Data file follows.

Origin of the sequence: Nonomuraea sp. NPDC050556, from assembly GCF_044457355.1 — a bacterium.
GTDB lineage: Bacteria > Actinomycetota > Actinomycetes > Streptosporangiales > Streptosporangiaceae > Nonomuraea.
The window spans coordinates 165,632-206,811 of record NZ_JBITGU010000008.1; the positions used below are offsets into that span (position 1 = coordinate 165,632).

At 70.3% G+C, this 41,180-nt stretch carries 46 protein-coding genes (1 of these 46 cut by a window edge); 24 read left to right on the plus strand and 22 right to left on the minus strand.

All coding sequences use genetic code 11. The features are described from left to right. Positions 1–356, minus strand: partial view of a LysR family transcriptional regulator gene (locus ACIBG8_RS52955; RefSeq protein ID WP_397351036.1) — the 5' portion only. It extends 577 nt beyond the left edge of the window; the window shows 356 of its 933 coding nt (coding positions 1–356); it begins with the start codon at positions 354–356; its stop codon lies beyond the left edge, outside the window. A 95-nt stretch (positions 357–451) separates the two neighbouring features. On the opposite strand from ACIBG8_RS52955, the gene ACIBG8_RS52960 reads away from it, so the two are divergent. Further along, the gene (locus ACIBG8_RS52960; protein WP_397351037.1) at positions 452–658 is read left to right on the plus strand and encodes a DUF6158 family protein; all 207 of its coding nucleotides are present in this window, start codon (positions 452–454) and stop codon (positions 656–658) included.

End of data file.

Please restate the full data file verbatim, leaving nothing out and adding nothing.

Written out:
Origin of the sequence: Nonomuraea sp. NPDC050556, from assembly GCF_044457355.1 — a bacterium.
GTDB lineage: Bacteria > Actinomycetota > Actinomycetes > Streptosporangiales > Streptosporangiaceae > Nonomuraea.
The window spans coordinates 165,632-206,811 of record NZ_JBITGU010000008.1; the positions used below are offsets into that span (position 1 = coordinate 165,632).

At 70.3% G+C, this 41,180-nt stretch carries 46 protein-coding genes (1 of these 46 cut by a window edge); 24 read left to right on the plus strand and 22 right to left on the minus strand.

All coding sequences use genetic code 11. The features are described from left to right. Positions 1–356, minus strand: partial view of a LysR family transcriptional regulator gene (locus ACIBG8_RS52955; RefSeq protein ID WP_397351036.1) — the 5' portion only. It extends 577 nt beyond the left edge of the window; the window shows 356 of its 933 coding nt (coding positions 1–356); it begins with the start codon at positions 354–356; its stop codon lies beyond the left edge, outside the window. A 95-nt stretch (positions 357–451) separates the two neighbouring features. On the opposite strand from ACIBG8_RS52955, the gene ACIBG8_RS52960 reads away from it, so the two are divergent. Further along, the gene (locus ACIBG8_RS52960; protein WP_397351037.1) at positions 452–658 is read left to right on the plus strand and encodes a DUF6158 family protein; all 207 of its coding nucleotides are present in this window, start codon (positions 452–454) and stop codon (positions 656–658) included.